This week, for the third consecutive year, staff and clients from Kwintes in Holland visited AMH New Horizons in Downpatrick. Kwintes is a mental health and social care organisation with centres throughout the provinces of Flevoland, Utrecht and South Holland. They provide care to a broad client group including those with a psychiatric diagnosis, those living with additions, victims of domestic abuse and the homeless. They offer living, working and learning support as well as recreational activities.
The day provided an opportunity for clients to share their experiences and to talk about Kwintes and AMH. They discussed cultural differences and gained an insight into services which are available in other parts of Europe.
Despite the rain the group enjoyed a walk along the Quoile.
We will be holding a Community Pharmacy evening at AMH New Horizons Belfast on Wednesday 29th June at 7pm.
The theme of the evening will be Medication & Mental Health. Special Guest speakers will be Terry Maguire, who will talk about Medication & Mental Health, and Eamonn McVeigh who will discuss CBT. Our community pharmacist, Kevin McDevitt and Service Manager, Andrew Sutherland will also be speaking about the AMH community pharmacy programme.
The evening is being supported by the Ulster Chemists Association and local pharmacists will be in attendance.
– recognising the signs and knowing where to get help
What is depression?
Most people, young people as well as adults, feel low, sad or `blue’ occasionally, this is a normal reaction to experiences that are stressful or upsetting.
When these feelings continue over a period of time, or take over and get in the way of your normal daily life, it can become an illness. This illness is called `depression’.
Depression is one of the most common emotional problems around the world; the good news is that it is also one of the most treatable. In fact, 80% of people who receive treatment for depression go on to have a better quality of life – they feel better and enjoy themselves in a way that they weren’t able to before.
What are the causes of depression in young people?
There is no one single factor that will lead to the onset of depression, genes and family tendencies can deter whether someone is likely to be more susceptible to depression but there are also many other factors that can act as potential triggers which may prompt depression; one of which is that of the pressure of modern life on young people.
In our modern society, young people are fed information which puts pressure on them to meet needs that are often unrealistic. They are inundated with images as to how they are meant to look, what they are meant to have and how they are meant to behave, all based on the assumption that this is important to life. If young people feel that they do not meet the images that are portrayed to them via the media or peers, they can often feel different, that they are not good enough or disadvantaged which, if not dealt with appropriately, can lead to depression as well as problems with self-esteem, and confidence.
School can be a positive setting for learning, growth and development for many young people but it can also be a place where young people struggle in terms of fitting in, keeping up with a heavy work load, performance pressures and exam stress. Failing an important exam at school can cause great frustration and may lead to depressed feelings. Bullying is also an issue that unfortunately affects many young people. Bullying can seriously affect a young person’s mental and physical health. It can lead to feelings of anxiety, low self-esteem and poor concentration. The transition from one school to another or the leaving of school can also act as a trigger for the onset of depression.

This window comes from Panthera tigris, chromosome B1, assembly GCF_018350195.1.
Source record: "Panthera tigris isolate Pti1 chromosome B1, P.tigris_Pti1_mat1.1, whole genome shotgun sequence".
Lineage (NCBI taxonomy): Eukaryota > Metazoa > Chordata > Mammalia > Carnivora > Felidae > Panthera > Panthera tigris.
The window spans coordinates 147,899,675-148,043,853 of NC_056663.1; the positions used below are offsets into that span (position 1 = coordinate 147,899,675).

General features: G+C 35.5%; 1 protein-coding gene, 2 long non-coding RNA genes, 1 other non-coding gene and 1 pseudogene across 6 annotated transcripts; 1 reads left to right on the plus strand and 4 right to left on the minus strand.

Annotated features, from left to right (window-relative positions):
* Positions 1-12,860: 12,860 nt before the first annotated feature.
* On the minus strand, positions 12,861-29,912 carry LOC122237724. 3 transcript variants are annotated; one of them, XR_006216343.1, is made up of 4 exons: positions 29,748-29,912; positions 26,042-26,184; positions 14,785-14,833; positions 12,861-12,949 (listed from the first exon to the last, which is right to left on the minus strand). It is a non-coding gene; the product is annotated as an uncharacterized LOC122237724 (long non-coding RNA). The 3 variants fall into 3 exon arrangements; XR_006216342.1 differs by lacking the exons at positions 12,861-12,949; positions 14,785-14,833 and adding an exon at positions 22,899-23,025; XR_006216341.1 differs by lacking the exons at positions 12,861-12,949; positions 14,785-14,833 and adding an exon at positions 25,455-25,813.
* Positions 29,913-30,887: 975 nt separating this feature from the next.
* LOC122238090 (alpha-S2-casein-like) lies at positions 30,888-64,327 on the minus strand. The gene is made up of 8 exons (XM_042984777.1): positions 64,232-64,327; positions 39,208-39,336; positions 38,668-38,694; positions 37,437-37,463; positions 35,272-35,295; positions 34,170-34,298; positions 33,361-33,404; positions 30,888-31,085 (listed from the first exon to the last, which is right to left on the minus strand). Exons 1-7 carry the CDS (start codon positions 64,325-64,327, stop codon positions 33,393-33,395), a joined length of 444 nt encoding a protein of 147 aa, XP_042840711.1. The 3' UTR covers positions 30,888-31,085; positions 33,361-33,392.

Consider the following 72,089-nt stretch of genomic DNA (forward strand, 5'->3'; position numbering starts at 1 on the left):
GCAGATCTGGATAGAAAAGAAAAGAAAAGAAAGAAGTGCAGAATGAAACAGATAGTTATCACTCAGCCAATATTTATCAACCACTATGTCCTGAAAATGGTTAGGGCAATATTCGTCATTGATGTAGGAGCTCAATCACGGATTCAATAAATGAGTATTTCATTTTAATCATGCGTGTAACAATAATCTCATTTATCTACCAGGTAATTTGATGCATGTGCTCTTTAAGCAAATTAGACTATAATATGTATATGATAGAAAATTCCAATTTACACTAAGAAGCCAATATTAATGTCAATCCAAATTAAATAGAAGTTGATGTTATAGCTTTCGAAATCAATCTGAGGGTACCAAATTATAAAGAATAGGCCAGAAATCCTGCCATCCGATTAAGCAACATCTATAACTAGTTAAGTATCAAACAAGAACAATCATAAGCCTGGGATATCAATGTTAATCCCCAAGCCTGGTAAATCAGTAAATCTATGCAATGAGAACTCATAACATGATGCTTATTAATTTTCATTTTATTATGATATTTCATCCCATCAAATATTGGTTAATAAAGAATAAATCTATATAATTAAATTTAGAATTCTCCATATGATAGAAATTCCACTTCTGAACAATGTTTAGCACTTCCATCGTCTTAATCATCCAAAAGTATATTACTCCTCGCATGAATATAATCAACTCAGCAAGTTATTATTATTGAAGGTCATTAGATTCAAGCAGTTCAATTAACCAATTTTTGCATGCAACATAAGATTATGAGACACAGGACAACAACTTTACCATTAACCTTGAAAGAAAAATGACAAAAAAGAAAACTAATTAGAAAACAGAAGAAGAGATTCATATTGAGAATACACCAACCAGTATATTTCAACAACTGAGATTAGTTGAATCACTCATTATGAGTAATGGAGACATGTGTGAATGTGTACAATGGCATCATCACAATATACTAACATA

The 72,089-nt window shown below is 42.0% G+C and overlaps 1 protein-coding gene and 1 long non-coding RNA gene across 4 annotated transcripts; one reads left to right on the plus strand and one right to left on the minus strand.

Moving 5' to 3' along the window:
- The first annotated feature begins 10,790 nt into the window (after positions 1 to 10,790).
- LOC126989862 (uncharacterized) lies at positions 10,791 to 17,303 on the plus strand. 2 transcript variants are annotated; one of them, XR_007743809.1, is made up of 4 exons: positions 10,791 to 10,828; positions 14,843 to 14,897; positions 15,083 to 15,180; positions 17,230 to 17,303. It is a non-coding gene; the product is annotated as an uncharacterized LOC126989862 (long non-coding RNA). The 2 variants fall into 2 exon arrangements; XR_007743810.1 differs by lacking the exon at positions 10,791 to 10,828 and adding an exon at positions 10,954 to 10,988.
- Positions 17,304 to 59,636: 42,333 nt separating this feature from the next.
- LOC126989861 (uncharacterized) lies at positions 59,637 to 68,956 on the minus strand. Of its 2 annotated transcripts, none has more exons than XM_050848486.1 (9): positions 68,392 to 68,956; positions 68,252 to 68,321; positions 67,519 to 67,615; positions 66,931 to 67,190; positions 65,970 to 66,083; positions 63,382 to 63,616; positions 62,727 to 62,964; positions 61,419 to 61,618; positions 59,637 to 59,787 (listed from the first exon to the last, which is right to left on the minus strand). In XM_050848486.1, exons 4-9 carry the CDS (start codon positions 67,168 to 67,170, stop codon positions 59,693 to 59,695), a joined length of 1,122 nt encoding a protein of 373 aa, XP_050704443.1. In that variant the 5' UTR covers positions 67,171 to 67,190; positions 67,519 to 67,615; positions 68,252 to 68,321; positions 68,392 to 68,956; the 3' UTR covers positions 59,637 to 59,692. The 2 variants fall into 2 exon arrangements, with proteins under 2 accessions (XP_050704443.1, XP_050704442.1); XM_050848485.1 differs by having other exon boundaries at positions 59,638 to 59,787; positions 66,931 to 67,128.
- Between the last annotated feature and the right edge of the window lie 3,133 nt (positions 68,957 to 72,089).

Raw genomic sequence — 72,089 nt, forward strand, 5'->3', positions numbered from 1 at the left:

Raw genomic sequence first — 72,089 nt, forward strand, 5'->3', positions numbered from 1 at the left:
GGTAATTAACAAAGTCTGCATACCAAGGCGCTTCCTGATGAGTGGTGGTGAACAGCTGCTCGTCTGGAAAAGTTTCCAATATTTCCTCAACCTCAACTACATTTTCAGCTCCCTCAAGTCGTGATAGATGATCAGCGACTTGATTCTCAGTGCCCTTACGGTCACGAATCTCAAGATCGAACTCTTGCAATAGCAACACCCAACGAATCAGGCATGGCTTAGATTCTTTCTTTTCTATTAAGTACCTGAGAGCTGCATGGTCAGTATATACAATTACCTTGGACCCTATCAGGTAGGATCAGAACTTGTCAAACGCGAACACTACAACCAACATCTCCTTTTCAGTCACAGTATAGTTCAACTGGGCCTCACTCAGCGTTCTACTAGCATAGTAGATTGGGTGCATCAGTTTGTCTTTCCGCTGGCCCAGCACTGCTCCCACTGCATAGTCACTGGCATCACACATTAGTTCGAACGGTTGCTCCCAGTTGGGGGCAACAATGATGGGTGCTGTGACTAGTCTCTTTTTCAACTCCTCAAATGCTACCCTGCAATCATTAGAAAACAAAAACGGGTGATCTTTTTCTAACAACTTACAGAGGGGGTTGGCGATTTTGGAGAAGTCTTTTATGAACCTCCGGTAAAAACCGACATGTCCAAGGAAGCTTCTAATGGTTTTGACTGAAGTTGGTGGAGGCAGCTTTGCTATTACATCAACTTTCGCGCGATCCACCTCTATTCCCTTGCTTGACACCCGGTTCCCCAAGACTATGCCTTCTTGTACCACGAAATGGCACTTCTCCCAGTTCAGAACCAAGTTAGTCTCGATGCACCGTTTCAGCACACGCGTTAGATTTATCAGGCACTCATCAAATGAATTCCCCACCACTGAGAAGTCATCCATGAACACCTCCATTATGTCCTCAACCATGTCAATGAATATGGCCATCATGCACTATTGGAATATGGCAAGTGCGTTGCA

Stressful relationships can also act as triggers for depression. For some young people, a negative, stressful or unhappy family atmosphere can affect their self esteem and lead to depression. Conflict within the family, divorce or separation leading to a change in living arrangements can lead to feelings of insecurity, guilt, anger, rejection or a sense of loss. Poverty, abuse and violence within the family are also key contributors. Difficulties in making and maintaining friendships or relationships, can lead to low self esteem and a loss of confidence which in turn makes it more difficult for the young person to find someone they feel comfortable with to share their worries.
Other triggers that have been identified in the lives of young people that may lead to the onset of depression include; the loss of a loved one, physical illness of self or a loved one, living with a parent or relative who has depression, being subject to physical or emotional abuse, weight gain, something embarrassing happening or a financial setback.
How to recognise signs of depression in young people
It is not always easy to recognise the signs of depression in young people. Young people face many challenges as they find their way in life but most balance their common troubles with good friendships, success in school or outside activities and develop a strong sense of self. Certain negative behaviours are to be expected, such as occasional bad moods and acting out, however depression is something different. Depression can lead to dramatic long term changes in personality, mood and behaviour. Certain signs can help to identify whether a young person is suffering from depression, whilst considering these signs it is also important to acknowledge how long the symptoms have been present, their severity and the degree to which the young person is acting in a different manner to his or her usual self. Some signs of depression in young people include: